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Tuning in to Wireless Alarm Transmission

NCJ Number
Security Volume: 24 Issue: 8 Dated: (August 1987) Pages: 58-60,62,64
K Lyndon
Date Published
5 pages
This article reviews the features of radio alarm transmission and discusses factors to consider in the selection of such an alarm system.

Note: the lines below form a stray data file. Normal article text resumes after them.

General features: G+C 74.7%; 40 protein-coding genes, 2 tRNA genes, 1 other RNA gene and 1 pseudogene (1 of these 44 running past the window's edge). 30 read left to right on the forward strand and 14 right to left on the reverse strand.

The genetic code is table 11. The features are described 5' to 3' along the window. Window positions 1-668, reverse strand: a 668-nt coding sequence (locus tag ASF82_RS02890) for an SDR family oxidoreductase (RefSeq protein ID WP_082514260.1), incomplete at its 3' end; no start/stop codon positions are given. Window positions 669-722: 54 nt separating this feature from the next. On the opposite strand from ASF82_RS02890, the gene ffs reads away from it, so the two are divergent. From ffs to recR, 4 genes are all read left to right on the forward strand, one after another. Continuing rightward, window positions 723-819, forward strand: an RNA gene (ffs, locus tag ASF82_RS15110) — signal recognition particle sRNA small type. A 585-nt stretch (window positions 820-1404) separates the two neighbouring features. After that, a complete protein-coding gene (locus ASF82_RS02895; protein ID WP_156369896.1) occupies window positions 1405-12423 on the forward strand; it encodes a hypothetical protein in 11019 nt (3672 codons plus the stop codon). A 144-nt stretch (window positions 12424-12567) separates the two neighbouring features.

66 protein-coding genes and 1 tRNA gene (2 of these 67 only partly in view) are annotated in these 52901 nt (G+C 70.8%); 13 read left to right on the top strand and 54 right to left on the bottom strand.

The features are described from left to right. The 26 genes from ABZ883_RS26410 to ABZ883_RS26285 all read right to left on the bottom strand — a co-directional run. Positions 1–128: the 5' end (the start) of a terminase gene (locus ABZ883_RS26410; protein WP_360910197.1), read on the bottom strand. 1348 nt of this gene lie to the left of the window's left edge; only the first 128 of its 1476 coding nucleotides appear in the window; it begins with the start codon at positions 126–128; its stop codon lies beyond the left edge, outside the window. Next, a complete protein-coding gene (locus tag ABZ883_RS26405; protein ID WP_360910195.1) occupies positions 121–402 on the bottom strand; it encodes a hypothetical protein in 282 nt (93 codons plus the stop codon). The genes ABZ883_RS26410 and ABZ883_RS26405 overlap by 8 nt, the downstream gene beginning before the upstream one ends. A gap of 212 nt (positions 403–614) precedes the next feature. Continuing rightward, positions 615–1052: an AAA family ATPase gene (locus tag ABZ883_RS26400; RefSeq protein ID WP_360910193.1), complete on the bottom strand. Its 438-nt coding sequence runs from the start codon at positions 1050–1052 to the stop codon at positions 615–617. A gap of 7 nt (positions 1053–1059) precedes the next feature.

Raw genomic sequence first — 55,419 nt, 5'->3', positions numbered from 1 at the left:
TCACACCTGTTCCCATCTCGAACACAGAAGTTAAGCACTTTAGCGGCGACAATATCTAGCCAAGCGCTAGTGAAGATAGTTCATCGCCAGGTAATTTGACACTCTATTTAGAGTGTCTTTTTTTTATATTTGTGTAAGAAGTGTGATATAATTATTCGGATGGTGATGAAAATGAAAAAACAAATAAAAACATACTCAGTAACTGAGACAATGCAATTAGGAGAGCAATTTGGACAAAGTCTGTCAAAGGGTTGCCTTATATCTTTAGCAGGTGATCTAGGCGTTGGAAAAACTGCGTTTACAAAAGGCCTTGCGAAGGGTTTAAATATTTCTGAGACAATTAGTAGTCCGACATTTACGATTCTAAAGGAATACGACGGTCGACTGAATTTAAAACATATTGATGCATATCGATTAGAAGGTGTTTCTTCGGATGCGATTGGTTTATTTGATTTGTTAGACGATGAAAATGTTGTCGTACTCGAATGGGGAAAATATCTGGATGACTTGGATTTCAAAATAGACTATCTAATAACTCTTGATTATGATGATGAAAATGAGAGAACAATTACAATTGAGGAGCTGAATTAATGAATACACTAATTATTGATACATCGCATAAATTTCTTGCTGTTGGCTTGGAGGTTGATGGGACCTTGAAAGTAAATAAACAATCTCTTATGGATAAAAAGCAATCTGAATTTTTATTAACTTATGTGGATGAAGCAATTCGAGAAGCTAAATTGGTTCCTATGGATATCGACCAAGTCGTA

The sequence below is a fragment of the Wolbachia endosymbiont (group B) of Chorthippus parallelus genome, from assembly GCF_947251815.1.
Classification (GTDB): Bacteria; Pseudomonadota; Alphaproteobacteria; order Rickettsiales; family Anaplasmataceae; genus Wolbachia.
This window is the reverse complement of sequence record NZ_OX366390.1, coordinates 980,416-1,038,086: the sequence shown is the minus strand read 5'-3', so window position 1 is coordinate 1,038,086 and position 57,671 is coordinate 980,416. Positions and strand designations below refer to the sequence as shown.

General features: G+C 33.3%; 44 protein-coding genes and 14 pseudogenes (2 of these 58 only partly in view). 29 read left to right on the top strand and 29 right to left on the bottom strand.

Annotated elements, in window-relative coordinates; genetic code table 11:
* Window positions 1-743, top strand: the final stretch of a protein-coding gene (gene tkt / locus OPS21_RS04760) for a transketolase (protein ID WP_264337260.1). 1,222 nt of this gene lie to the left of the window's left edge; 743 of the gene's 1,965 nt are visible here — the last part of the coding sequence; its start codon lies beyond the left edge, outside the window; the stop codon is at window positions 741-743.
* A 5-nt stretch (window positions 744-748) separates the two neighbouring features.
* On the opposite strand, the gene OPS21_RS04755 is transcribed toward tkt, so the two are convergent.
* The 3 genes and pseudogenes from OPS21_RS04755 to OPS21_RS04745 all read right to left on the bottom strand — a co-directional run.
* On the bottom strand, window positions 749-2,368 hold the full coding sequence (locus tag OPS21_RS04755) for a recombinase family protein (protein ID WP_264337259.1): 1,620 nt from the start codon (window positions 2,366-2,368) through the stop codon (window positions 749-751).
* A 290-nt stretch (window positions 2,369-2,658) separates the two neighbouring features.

Alarm signaling options have traditionally relied on the telephone system, with attendant line problems, cost, maintenance, and line obstructions that breach protection. Wireless, long-range radio telemetry is an alternative. This alternative has been recently enhanced by improved radio technology and the Federal Communications Commission's opening of more radio bands for security monitoring. The system can be provided from a contract central station or by the business. The telemetry components are transmitters, repeaters, and receivers. The transmitter at a remote site collects data from any number and type of sensors. An activated sensor passes data to the transmitter, which encodes the data and transmits a radio signal. The receiver at the monitoring center collects, decodes, and annunciates the sensor in alarm. When the signal must be transmitted more than 25-30 miles, over hilly terrain, or in congested urban areas, a radio repeater must be used for reliable reception. In selecting a radio system, security managers must first decide on the type of system, whether one-way, two-way, or one-way with a digital dialer backup. Frequency, the radio band on which the signals are transmitted, is another factor, which is influenced by system type, the site to be protected, the distance and terrain, and transmission range. The overall monitoring goal should also be considered. A chart summarizes the features and applications of various brands and models of long-range radio alarm transmission systems.